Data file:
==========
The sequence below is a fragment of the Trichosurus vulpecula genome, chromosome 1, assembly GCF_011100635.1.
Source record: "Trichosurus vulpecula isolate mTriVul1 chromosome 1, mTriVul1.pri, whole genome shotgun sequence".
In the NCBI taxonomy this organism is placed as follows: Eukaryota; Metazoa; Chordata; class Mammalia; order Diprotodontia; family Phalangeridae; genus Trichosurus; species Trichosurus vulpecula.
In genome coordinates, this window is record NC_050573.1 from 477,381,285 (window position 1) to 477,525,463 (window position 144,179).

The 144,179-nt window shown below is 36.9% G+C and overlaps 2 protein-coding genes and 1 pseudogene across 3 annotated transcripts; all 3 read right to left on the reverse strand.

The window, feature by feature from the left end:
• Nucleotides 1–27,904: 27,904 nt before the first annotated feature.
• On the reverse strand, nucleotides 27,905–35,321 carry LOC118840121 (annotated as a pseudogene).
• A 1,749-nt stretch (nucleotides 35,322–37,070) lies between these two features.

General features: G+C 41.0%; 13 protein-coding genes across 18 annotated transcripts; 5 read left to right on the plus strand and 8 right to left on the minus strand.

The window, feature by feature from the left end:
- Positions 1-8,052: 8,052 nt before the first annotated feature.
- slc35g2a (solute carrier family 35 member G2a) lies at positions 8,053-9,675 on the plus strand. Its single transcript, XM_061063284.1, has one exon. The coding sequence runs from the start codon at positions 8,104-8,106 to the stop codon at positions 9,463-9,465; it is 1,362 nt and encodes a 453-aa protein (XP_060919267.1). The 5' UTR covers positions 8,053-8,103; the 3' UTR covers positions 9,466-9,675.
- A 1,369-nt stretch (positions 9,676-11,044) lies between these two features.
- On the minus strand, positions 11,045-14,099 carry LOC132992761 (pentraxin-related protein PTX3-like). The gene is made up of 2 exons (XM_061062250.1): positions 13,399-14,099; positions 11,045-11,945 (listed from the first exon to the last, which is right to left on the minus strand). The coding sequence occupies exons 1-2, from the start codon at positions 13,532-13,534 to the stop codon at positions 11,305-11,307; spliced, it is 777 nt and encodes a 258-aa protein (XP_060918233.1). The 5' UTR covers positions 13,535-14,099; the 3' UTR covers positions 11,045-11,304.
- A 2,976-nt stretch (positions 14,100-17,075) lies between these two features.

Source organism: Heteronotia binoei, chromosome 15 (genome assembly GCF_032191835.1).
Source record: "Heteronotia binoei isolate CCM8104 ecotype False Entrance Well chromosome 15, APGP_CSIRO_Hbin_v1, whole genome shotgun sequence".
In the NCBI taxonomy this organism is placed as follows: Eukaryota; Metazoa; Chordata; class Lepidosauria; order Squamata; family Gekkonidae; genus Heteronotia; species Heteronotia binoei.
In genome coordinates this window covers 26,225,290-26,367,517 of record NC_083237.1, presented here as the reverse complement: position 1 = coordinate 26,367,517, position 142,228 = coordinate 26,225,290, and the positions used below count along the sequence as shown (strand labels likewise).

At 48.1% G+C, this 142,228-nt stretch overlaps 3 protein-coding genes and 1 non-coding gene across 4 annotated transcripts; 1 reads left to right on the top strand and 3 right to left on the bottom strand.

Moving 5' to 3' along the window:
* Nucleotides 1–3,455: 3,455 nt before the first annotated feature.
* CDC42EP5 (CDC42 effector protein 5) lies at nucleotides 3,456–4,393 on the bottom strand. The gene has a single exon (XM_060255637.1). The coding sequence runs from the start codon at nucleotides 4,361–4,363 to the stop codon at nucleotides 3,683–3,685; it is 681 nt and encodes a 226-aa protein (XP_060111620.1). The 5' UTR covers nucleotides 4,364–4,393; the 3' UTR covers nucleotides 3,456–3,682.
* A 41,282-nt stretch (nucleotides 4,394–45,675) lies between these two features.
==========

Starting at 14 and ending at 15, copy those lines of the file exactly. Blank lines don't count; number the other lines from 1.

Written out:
- A 1,369-nt stretch (positions 9,676-11,044) lies between these two features.
- On the minus strand, positions 11,045-14,099 carry LOC132992761 (pentraxin-related protein PTX3-like). The gene is made up of 2 exons (XM_061062250.1): positions 13,399-14,099; positions 11,045-11,945 (listed from the first exon to the last, which is right to left on the minus strand). The coding sequence occupies exons 1-2, from the start codon at positions 13,532-13,534 to the stop codon at positions 11,305-11,307; spliced, it is 777 nt and encodes a 258-aa protein (XP_060918233.1). The 5' UTR covers positions 13,535-14,099; the 3' UTR covers positions 11,045-11,304.